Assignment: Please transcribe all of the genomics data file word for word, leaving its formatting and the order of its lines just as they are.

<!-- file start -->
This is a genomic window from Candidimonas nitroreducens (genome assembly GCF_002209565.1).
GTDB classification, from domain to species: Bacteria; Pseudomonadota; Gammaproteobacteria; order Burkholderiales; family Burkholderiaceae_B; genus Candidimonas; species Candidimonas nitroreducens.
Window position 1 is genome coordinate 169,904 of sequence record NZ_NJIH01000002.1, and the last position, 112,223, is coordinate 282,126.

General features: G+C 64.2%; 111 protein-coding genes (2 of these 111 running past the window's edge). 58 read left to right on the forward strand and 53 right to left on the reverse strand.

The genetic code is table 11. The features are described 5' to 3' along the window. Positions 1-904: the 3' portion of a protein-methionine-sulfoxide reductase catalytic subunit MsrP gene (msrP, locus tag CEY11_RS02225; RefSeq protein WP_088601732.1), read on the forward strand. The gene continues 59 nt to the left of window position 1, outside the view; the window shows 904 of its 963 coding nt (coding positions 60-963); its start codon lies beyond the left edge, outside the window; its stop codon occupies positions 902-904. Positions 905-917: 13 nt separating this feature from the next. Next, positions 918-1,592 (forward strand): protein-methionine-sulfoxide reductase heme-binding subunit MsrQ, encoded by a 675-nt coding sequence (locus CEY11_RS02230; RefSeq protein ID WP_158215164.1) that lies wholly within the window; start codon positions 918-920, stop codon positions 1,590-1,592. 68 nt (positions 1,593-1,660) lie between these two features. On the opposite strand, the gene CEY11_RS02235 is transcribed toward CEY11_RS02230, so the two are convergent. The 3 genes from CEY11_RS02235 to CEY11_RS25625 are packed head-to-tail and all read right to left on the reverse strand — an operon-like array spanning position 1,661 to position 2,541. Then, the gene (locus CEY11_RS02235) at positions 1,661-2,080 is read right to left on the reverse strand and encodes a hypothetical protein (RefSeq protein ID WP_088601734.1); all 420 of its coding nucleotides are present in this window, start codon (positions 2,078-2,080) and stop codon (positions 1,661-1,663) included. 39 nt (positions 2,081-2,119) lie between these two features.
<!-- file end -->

This is a genomic window from Candidimonas nitroreducens (genome assembly GCF_002209565.1).
GTDB classification, from domain to species: Bacteria; Pseudomonadota; Gammaproteobacteria; order Burkholderiales; family Burkholderiaceae_B; genus Candidimonas; species Candidimonas nitroreducens.
Window position 1 is genome coordinate 169,904 of sequence record NZ_NJIH01000002.1, and the last position, 112,223, is coordinate 282,126.

General features: G+C 64.2%; 111 protein-coding genes (2 of these 111 running past the window's edge). 58 read left to right on the forward strand and 53 right to left on the reverse strand.

The genetic code is table 11. The features are described 5' to 3' along the window. Positions 1-904: the 3' portion of a protein-methionine-sulfoxide reductase catalytic subunit MsrP gene (msrP, locus tag CEY11_RS02225; RefSeq protein WP_088601732.1), read on the forward strand. The gene continues 59 nt to the left of window position 1, outside the view; the window shows 904 of its 963 coding nt (coding positions 60-963); its start codon lies beyond the left edge, outside the window; its stop codon occupies positions 902-904. Positions 905-917: 13 nt separating this feature from the next. Next, positions 918-1,592 (forward strand): protein-methionine-sulfoxide reductase heme-binding subunit MsrQ, encoded by a 675-nt coding sequence (locus CEY11_RS02230; RefSeq protein ID WP_158215164.1) that lies wholly within the window; start codon positions 918-920, stop codon positions 1,590-1,592. 68 nt (positions 1,593-1,660) lie between these two features. On the opposite strand, the gene CEY11_RS02235 is transcribed toward CEY11_RS02230, so the two are convergent. The 3 genes from CEY11_RS02235 to CEY11_RS25625 are packed head-to-tail and all read right to left on the reverse strand — an operon-like array spanning position 1,661 to position 2,541. Then, the gene (locus CEY11_RS02235) at positions 1,661-2,080 is read right to left on the reverse strand and encodes a hypothetical protein (RefSeq protein ID WP_088601734.1); all 420 of its coding nucleotides are present in this window, start codon (positions 2,078-2,080) and stop codon (positions 1,661-1,663) included. 39 nt (positions 2,081-2,119) lie between these two features.